The gap between China’s people-to-people exchange policy and its aim to promote understanding among peoples in the world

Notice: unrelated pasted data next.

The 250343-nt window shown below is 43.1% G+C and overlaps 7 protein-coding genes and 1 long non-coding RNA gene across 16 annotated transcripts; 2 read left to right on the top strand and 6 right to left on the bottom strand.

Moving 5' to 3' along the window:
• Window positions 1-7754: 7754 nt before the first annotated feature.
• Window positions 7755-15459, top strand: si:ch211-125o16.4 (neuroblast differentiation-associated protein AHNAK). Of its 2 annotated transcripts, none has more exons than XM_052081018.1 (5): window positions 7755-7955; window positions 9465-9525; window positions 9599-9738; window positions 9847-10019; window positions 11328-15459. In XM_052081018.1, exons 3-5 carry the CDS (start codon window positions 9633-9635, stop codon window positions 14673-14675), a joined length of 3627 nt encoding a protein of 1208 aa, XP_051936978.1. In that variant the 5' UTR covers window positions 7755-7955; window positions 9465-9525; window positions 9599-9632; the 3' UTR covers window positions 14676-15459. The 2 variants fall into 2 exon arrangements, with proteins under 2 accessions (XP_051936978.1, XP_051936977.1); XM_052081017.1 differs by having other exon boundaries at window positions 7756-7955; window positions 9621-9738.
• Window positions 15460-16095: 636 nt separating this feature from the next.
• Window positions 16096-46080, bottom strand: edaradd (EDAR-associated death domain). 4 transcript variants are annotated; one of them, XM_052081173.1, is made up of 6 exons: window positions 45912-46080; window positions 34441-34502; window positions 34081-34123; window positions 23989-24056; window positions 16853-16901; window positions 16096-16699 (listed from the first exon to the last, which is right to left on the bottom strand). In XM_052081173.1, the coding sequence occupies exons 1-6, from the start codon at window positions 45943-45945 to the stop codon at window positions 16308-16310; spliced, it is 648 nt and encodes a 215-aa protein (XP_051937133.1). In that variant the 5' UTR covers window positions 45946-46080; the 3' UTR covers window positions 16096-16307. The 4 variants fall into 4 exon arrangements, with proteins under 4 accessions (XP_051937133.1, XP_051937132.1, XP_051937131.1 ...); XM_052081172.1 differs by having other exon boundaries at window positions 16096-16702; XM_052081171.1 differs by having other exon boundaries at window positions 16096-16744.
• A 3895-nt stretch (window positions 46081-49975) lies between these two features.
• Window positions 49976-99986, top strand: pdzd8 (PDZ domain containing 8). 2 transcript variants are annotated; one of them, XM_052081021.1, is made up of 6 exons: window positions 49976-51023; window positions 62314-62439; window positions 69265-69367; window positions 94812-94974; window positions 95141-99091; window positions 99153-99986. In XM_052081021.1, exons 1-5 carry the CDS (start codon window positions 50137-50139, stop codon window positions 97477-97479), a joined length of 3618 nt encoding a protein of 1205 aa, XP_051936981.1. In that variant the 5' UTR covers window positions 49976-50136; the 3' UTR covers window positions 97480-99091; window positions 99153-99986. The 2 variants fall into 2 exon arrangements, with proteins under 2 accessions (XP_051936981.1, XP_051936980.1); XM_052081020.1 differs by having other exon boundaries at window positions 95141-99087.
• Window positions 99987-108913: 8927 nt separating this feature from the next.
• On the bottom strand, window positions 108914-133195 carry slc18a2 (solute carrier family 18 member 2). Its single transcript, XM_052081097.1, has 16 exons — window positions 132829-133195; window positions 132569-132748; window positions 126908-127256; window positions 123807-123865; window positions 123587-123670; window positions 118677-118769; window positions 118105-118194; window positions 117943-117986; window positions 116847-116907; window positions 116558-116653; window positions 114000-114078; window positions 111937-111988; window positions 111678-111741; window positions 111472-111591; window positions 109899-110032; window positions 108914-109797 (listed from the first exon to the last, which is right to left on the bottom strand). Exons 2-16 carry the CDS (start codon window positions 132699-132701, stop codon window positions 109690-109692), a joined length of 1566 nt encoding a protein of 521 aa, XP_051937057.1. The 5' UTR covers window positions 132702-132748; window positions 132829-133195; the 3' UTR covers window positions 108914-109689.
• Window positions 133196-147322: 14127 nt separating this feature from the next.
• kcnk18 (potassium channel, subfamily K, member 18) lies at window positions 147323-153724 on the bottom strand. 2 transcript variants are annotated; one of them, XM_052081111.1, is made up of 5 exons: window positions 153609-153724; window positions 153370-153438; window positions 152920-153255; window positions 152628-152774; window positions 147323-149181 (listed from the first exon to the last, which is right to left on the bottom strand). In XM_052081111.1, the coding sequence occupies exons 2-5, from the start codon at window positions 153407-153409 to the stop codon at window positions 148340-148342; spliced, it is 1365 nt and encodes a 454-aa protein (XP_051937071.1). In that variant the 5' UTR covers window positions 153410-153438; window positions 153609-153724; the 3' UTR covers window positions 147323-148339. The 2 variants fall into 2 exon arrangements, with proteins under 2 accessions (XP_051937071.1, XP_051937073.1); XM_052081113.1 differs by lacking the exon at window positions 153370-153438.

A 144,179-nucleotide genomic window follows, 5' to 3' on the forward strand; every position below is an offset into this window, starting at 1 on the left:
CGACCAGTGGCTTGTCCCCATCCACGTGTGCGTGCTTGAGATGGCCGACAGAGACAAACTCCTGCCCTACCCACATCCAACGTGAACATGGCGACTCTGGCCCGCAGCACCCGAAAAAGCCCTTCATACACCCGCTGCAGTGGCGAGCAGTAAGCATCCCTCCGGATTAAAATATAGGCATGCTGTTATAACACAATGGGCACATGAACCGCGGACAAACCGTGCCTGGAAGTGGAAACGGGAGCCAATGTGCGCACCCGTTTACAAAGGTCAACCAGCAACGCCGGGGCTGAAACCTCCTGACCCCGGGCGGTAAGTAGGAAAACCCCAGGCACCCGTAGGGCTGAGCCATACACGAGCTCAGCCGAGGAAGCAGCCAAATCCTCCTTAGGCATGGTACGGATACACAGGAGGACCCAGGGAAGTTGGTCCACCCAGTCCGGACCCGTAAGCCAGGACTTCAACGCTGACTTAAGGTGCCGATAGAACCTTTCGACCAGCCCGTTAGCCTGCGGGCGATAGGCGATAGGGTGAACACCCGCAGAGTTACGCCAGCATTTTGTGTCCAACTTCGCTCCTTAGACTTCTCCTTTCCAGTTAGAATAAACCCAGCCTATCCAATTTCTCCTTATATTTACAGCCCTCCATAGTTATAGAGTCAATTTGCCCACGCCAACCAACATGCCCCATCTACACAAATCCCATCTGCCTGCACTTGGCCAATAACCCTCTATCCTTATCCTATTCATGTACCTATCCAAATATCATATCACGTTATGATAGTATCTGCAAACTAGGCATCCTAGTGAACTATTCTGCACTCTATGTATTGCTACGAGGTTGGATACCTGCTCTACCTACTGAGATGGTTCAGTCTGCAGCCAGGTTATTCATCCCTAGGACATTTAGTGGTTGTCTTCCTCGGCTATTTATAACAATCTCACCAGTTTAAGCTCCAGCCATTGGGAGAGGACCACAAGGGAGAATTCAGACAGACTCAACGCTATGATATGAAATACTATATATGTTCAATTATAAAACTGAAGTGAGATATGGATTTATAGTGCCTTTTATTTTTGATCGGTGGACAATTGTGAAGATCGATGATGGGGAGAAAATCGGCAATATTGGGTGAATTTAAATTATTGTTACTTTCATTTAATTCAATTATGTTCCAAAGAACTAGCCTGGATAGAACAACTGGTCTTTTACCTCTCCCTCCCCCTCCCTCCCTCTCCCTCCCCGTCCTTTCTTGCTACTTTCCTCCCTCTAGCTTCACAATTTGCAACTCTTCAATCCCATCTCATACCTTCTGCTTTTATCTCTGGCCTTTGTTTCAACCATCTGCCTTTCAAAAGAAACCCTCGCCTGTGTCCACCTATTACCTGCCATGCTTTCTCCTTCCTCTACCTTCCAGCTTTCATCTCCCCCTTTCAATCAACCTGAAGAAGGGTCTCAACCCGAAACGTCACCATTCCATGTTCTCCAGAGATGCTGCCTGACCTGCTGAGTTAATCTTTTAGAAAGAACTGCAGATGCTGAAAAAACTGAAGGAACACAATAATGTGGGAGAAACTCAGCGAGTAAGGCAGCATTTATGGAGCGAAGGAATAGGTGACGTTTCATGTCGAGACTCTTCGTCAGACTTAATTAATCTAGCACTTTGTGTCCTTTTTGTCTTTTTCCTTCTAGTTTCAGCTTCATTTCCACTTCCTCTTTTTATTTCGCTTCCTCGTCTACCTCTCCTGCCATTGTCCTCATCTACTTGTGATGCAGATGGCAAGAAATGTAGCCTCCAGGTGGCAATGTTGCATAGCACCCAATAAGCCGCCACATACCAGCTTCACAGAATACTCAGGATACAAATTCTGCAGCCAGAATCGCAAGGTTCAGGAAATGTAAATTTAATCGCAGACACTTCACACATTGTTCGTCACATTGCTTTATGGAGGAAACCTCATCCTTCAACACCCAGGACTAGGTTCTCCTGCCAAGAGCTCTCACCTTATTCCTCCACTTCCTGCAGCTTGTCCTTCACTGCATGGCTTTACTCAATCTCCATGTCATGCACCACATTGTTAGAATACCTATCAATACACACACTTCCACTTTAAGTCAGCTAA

To share China’s developmental experiences, and oftentimes to showcase Chinese strengths and achievements, Beijing has been conducting what is called people-to-people exchange with other countries. In this regard, Chapter 1, written by Zhuang Liwei, highlights the general features of China’s policy ideas/objectives and policy practices in people-to-people exchange. His prognosis is that there are some discrepancies between the ideas/objectives and practices. Whereas the major emphasis of the practice for the exchange is orchestrated by the government to build up “soft power” by publicity and public and one-way display mainly on culture, the objective of promoting people-to-people interactions is not really implemented. In fact, there is a lack of direct exchange at the grassroots level, and as such, the exchange lacks the social foundation for international understanding. Zhuang suggests that a genuine realization of understanding among people “requires full activation and use of the power of non-governmental organizations and the formation of transnational civil societies”. If China wants to work for Xi Jinping’s grand plan on a community with a shared future for mankind, Zhuang would emphasize that working together and people-to-people contact conducted by transnational NGOs and civil societies could be an important way to build community. In light of the backlashes against some of the projects promoted by China’s BRI, it is most pertinent to note Zhuang’s analysis that the one-way people-to-people exchange should be coupled with an understanding of the concerns, aspirations, and demands of the people at the grassroots level in the host countries along the Silk Roads.